Pac-12 football players negotiate like children, so Pac-12 commissioner Larry Scott will treat them like children

Pac-12 football players have lost their young and mostly unformed minds.

They have authored a letter published in The Players Tribune with a series of demands the Pac-12 must acquiesce to if they are to play this season.  I am a big honk for student-athlete rights, but several of these demands are in direct opposition to binding contracts, NCAA rules, and common sense.

There are rules in negotiations – like “make a big initial ask and work toward reality.”  Four of the items in this infantile ultimatum go so far beyond a “big” initial ask that athletic directors and commissioner Larry Scott will never take the reasonable items seriously.

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Here are the four absurd demands (try to stifle your laughter at those involving coach’s salaries):

  • Larry Scott, administrators, and coaches to voluntarily and drastically reduce excessive pay.
  • End performance/academic bonuses.
  • In partnership with the Pac-12, 2% of conference revenue would be directed by players to support financial aid for low-income Black students, community initiatives, and development programs for college athletes on each campus.
  • Distribute 50% of each sport’s total conference revenue evenly among athletes in their respective sports.

These demands are straight up crackers, and if players hold the line on any of these, they will forfeit the chance to create reasonable evolution to include the more reasonable requirements, which include:

  • Allow option not to play during the pandemic without losing athletics eligibility or spot on our team’s roster.
  • Medical insurance selected by players for sports-related medical conditions, including COVID- 19 illness, to cover six years after college athletics eligibility ends.
  • Ability of players of all sports to transfer one time without punishment, and additionally in cases of abuse or serious negligence.
  • Six-year athletic scholarships to foster undergraduate and graduate degree completion.

The athletes articulated some other well-intentioned ideas, like the formation of a task force and the launch of a summit on racial equality, and then a few other issues that are being contested in the courts, Congress, and NCAA’s far back burner.

In another part of the letter, this phrase pops up, “NCAA sports exploit college athletes physically, economically and academically, and also disproportionately harm Black college athletes.”  There are many, including athletic directors and commissioner Scott, who would vehemently disagree.  They would replace “exploit” with “benefit.”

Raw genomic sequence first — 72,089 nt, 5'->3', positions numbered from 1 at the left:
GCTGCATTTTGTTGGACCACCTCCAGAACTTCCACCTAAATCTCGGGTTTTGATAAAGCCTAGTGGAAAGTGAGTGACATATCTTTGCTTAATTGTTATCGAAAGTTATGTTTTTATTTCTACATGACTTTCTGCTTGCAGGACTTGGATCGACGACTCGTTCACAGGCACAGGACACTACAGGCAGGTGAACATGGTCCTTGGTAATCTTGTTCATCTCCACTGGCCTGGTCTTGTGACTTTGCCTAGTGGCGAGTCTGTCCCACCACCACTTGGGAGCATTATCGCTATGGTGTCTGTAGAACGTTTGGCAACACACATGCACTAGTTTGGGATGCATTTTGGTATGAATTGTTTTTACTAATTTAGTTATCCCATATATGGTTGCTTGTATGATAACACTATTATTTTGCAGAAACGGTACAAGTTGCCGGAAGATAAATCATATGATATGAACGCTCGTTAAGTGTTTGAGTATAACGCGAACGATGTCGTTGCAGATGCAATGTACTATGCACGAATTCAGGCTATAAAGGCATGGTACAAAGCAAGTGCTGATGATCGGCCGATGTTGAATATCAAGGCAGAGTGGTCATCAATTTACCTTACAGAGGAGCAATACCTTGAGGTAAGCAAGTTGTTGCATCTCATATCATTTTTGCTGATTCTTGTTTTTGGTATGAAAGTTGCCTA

Student-athletes at Power Five universities have some righteous gripes, but painting themselves as downtrodden is not only inaccurate, it will turn sour many of those who believe in elements of their cause.  This is not about turning horrible into righteous.

Instead of aligning with executive director of the National College Players Association Ramogi Huma, student-athletes should find an advocate who understands how to win AND make headlines.  Huma has fought many battles, but won few.  It is time for athletes to get a seat at the table and fight to take steps up the ladder to fairness, but this mostly silly list of demands sets their cause back.

Pac-12 student-athletes are not going to hold to their threat to not play if their demands are not met, because there is not an administrator in college sports who would agree to pay them any cash beyond cost of attendance as allowed by the NCAA.  That is a non-starter, and will doom any short-term win that can be gained regarding scholarships and health insurance.

The best rule of negotiation is to never threaten would you are unable or unwilling to deliver.  Pac-12 student-athletes killed their chance to win concessions by violating that rule in their first volley.

In the end, the student-athletes will be treated like children because they negotiated like children.  Their education – provided by their schools as members of the Pac-12 continues.

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